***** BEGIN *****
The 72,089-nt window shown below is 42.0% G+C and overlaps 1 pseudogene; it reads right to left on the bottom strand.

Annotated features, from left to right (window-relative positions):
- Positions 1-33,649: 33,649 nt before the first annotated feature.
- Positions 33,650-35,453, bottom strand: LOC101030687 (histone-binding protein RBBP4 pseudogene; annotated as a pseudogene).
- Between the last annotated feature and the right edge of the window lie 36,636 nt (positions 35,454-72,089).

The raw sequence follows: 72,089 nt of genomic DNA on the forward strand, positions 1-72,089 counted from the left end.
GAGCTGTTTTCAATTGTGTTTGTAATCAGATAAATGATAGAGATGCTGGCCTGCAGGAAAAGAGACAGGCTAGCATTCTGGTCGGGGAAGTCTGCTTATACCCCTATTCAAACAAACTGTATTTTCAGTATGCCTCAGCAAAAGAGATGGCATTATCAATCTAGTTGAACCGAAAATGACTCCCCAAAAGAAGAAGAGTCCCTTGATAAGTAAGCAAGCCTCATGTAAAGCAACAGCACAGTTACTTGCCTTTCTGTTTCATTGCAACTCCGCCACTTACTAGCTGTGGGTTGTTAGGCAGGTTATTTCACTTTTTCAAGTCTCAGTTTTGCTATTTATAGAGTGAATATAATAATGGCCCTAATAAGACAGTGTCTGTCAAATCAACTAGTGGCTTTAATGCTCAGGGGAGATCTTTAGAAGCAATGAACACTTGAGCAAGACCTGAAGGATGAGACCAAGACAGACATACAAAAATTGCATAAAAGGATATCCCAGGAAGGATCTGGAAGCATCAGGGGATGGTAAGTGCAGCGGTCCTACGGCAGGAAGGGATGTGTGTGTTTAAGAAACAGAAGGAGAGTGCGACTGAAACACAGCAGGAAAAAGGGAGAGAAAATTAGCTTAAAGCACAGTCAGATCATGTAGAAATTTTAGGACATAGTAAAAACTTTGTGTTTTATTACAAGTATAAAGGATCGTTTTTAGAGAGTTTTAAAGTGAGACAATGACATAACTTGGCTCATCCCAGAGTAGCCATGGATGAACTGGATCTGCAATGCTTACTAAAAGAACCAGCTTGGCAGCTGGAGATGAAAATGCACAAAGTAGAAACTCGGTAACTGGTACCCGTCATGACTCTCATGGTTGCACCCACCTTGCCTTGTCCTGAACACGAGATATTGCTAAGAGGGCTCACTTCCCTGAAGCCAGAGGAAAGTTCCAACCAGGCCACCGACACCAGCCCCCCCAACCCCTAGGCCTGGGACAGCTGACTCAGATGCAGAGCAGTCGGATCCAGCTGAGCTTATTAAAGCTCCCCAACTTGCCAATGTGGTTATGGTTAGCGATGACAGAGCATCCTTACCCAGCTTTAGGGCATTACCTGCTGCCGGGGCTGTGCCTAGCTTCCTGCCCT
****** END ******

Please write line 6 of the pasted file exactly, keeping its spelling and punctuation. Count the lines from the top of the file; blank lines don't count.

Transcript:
The raw sequence follows: 72,089 nt of genomic DNA on the forward strand, positions 1-72,089 counted from the left end.